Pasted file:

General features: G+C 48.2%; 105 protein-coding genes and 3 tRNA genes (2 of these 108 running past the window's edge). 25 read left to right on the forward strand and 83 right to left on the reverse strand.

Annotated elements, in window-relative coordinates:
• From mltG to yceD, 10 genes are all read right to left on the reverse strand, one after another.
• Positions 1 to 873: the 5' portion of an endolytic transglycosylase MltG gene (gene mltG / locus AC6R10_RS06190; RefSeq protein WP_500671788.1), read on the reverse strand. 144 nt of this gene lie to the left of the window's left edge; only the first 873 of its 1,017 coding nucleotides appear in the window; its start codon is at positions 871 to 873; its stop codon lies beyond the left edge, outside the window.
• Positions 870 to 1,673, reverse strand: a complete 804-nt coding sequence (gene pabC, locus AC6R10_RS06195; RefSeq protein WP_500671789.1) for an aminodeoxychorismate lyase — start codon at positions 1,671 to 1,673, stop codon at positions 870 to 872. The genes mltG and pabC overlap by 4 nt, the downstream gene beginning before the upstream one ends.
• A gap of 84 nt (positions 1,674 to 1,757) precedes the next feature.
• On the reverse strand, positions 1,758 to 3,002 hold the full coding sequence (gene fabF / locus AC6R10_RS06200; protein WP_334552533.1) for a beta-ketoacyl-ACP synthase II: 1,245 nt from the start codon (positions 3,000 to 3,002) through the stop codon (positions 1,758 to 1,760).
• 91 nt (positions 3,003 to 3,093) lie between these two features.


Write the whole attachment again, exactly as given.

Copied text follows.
General features: G+C 48.2%; 105 protein-coding genes and 3 tRNA genes (2 of these 108 running past the window's edge). 25 read left to right on the forward strand and 83 right to left on the reverse strand.

Annotated elements, in window-relative coordinates:
• From mltG to yceD, 10 genes are all read right to left on the reverse strand, one after another.
• Positions 1 to 873: the 5' portion of an endolytic transglycosylase MltG gene (gene mltG / locus AC6R10_RS06190; RefSeq protein WP_500671788.1), read on the reverse strand. 144 nt of this gene lie to the left of the window's left edge; only the first 873 of its 1,017 coding nucleotides appear in the window; its start codon is at positions 871 to 873; its stop codon lies beyond the left edge, outside the window.
• Positions 870 to 1,673, reverse strand: a complete 804-nt coding sequence (gene pabC, locus AC6R10_RS06195; RefSeq protein WP_500671789.1) for an aminodeoxychorismate lyase — start codon at positions 1,671 to 1,673, stop codon at positions 870 to 872. The genes mltG and pabC overlap by 4 nt, the downstream gene beginning before the upstream one ends.
• A gap of 84 nt (positions 1,674 to 1,757) precedes the next feature.
• On the reverse strand, positions 1,758 to 3,002 hold the full coding sequence (gene fabF / locus AC6R10_RS06200; protein WP_334552533.1) for a beta-ketoacyl-ACP synthase II: 1,245 nt from the start codon (positions 3,000 to 3,002) through the stop codon (positions 1,758 to 1,760).
• 91 nt (positions 3,003 to 3,093) lie between these two features.